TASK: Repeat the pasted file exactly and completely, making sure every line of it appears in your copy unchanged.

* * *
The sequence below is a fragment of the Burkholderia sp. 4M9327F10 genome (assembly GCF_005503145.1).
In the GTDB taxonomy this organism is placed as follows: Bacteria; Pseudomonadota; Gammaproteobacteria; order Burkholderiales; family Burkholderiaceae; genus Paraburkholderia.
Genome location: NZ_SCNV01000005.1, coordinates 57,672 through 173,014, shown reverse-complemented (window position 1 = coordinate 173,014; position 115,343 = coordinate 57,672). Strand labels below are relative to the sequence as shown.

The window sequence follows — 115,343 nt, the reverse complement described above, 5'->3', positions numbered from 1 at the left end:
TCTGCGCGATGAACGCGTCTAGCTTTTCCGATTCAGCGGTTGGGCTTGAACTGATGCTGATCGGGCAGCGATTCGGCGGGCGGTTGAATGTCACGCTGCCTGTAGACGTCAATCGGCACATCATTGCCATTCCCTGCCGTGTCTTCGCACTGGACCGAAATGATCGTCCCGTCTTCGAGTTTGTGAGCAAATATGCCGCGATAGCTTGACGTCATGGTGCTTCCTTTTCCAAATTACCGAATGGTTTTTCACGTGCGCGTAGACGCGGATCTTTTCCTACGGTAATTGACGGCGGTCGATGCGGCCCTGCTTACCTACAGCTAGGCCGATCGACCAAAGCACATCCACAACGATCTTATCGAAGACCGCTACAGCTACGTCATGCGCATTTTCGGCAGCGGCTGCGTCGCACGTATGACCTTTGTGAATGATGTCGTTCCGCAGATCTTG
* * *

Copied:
The sequence below is a fragment of the Burkholderia sp. 4M9327F10 genome (assembly GCF_005503145.1).
In the GTDB taxonomy this organism is placed as follows: Bacteria; Pseudomonadota; Gammaproteobacteria; order Burkholderiales; family Burkholderiaceae; genus Paraburkholderia.
Genome location: NZ_SCNV01000005.1, coordinates 57,672 through 173,014, shown reverse-complemented (window position 1 = coordinate 173,014; position 115,343 = coordinate 57,672). Strand labels below are relative to the sequence as shown.

The window sequence follows — 115,343 nt, the reverse complement described above, 5'->3', positions numbered from 1 at the left end:
TCTGCGCGATGAACGCGTCTAGCTTTTCCGATTCAGCGGTTGGGCTTGAACTGATGCTGATCGGGCAGCGATTCGGCGGGCGGTTGAATGTCACGCTGCCTGTAGACGTCAATCGGCACATCATTGCCATTCCCTGCCGTGTCTTCGCACTGGACCGAAATGATCGTCCCGTCTTCGAGTTTGTGAGCAAATATGCCGCGATAGCTTGACGTCATGGTGCTTCCTTTTCCAAATTACCGAATGGTTTTTCACGTGCGCGTAGACGCGGATCTTTTCCTACGGTAATTGACGGCGGTCGATGCGGCCCTGCTTACCTACAGCTAGGCCGATCGACCAAAGCACATCCACAACGATCTTATCGAAGACCGCTACAGCTACGTCATGCGCATTTTCGGCAGCGGCTGCGTCGCACGTATGACCTTTGTGAATGATGTCGTTCCGCAGATCTTG